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What you need for a successful writing career

I’ve been thinking about the ingredients needed to pull off a writing career. By no means would I say I’m successful yet, so in some ways this is a bit of a wish list. But I’ve gotten further than I could reasonably expected. Here’s are the three things I think you need most.

 

Time and Energy

This is the most important one to me. For the first decade after I graduated college (and before I had kids) I wanted to write, but never had the energy after working a nine-hour day. Instead, I’d watch TV, leave unwashed dishes all over the place, and fall asleep without putting a single word on paper.

But after my kids got to a certain age, and I sold my business (and therefore had some free time on my hands) I could finally dedicate myself to the writing I’d wanted to do for a long time. It came so effortlessly at first, like the stories had been waiting and building for years, wanting me to type them up.

 

A critical reader

For me, it was my wife. She’s a professional writer, which absolutely helps, but isn’t necessary at all. In fact, the skill she has that I’ve leaned on the most is simple critical thinking. She’ll read a paragraph or a chapter and tell me it isn’t plausible, or is too complicated, or makes no sense whatsoever. That last one is probably the most common.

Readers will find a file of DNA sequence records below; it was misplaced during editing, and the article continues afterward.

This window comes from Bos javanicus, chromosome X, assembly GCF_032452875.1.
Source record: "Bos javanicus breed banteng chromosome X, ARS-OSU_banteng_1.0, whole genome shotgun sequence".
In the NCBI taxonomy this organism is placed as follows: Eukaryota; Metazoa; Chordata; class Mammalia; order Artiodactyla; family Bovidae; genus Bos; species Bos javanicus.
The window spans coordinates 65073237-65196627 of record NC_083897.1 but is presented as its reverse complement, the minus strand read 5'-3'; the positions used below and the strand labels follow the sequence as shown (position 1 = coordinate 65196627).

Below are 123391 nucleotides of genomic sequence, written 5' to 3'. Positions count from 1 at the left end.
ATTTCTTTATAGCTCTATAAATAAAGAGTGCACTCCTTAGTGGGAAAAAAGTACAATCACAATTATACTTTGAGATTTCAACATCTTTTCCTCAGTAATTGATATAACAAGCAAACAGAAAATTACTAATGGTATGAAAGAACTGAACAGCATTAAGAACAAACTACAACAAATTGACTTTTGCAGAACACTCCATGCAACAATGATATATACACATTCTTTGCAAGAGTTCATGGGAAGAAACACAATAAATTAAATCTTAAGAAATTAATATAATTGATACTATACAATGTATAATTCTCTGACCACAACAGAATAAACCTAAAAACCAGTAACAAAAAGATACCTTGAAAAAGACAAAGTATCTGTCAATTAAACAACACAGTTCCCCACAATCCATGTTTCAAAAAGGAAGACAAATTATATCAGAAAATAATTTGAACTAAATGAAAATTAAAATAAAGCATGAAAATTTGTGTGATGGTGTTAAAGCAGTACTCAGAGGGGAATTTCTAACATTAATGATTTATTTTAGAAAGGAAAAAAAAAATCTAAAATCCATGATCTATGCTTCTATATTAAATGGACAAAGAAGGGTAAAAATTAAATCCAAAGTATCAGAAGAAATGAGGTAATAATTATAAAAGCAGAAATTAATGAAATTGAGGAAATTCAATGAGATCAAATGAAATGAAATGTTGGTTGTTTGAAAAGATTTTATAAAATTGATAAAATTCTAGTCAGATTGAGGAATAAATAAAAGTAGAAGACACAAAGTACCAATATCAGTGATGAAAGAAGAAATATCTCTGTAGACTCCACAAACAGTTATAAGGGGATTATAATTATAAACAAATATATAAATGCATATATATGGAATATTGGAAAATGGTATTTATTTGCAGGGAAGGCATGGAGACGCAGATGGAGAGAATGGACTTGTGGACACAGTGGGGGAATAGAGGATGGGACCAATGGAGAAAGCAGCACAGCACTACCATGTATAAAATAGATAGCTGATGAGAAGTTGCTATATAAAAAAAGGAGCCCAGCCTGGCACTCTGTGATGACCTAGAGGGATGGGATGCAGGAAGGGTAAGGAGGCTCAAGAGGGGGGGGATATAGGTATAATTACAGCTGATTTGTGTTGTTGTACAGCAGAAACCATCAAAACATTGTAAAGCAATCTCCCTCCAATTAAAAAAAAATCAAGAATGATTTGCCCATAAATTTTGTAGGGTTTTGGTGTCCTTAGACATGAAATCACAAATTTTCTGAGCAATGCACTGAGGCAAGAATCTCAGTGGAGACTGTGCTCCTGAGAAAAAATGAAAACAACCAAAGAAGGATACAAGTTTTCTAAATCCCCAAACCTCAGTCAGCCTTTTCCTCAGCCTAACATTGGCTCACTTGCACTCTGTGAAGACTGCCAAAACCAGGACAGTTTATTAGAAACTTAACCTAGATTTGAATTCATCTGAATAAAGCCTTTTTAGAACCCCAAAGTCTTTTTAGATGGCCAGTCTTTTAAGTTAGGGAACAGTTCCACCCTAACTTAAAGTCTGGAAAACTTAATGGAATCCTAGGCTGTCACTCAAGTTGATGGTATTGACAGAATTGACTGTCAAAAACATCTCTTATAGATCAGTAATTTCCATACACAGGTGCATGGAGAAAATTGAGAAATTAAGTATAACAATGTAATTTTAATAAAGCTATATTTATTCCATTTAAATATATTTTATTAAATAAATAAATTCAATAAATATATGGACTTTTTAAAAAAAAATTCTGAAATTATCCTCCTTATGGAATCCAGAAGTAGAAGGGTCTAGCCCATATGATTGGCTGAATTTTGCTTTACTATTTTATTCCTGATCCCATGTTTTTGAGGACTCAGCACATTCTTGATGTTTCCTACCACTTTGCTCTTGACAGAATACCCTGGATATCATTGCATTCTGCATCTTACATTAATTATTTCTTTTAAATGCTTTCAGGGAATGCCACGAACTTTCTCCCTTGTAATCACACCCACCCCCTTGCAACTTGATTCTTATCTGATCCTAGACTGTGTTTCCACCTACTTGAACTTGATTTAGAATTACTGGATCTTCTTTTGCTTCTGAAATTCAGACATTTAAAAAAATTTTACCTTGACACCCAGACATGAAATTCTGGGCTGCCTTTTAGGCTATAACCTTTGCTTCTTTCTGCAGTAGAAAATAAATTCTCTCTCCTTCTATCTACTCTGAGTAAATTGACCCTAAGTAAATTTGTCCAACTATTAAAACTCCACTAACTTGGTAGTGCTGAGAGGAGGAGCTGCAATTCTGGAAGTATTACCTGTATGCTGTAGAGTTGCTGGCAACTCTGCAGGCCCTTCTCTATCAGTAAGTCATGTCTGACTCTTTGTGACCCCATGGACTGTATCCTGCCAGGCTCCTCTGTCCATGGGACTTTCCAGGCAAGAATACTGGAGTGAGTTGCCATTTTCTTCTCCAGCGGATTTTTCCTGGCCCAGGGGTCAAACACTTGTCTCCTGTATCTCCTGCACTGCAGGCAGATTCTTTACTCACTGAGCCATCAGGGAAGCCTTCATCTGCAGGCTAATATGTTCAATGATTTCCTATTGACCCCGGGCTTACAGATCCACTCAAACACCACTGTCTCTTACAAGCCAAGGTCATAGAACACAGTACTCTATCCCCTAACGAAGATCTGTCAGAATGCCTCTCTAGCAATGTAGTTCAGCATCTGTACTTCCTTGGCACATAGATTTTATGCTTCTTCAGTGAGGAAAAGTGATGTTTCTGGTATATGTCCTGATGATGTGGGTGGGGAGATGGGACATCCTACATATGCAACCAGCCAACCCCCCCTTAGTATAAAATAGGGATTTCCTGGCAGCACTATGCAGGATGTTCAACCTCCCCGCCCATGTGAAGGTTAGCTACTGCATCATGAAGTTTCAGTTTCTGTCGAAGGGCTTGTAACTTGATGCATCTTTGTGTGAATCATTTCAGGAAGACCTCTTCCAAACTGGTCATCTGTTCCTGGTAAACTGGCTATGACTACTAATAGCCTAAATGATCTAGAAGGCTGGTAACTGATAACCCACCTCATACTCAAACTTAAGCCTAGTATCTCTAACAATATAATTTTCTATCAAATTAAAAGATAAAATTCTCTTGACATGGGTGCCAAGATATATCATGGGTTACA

Yes, it’s wonderful to have the multiple editors that my publisher can deploy, but that’s only helpful after a writer has secured publication.


An interest in marketing

Marketing is usually the part of the job that most authors hate. It feels like sales. Hell, it is sales. It’s selling your book. But the reality we live in is that there are hundreds of thousands of books published every year and not a damn soul is going to read yours or mine or anyone’s if they don’t hear about it.

I have the advantage of having working in marketing (and even – forever ago – in book marketing), but I actually think that experience is not terribly valuable. The real need is a willingness to put yourself out there. Not necessarily screaming through a bullhorn on a rooftop, but maybe just getting out on social channels, a blog like this one, or even emailing your friends to get them to read your book and put up a review on amazon.

As I’ve written previously, I’m not very comfortable with telling my friends, much less writing to book buyers or magazine editors I don’t know. But there it is. You need that skill to get people to pick up your book for the first time.